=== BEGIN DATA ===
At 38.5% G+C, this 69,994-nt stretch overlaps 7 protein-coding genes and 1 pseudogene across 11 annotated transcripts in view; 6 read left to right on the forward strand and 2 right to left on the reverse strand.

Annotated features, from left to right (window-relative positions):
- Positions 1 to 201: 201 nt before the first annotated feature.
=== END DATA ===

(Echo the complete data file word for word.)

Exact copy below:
At 38.5% G+C, this 69,994-nt stretch overlaps 7 protein-coding genes and 1 pseudogene across 11 annotated transcripts in view; 6 read left to right on the forward strand and 2 right to left on the reverse strand.

Annotated features, from left to right (window-relative positions):
- Positions 1 to 201: 201 nt before the first annotated feature.